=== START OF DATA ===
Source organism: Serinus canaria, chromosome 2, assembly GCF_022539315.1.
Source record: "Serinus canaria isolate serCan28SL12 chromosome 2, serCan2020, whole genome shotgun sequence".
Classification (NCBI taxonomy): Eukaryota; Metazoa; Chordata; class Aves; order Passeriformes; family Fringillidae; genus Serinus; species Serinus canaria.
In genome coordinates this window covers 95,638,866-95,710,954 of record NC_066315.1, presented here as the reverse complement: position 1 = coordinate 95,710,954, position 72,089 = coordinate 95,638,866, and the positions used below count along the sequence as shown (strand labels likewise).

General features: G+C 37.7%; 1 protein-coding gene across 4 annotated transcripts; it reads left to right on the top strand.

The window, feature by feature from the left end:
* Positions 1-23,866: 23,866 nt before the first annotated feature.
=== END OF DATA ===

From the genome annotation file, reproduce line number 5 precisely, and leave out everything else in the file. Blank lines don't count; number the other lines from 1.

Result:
General features: G+C 37.7%; 1 protein-coding gene across 4 annotated transcripts; it reads left to right on the top strand.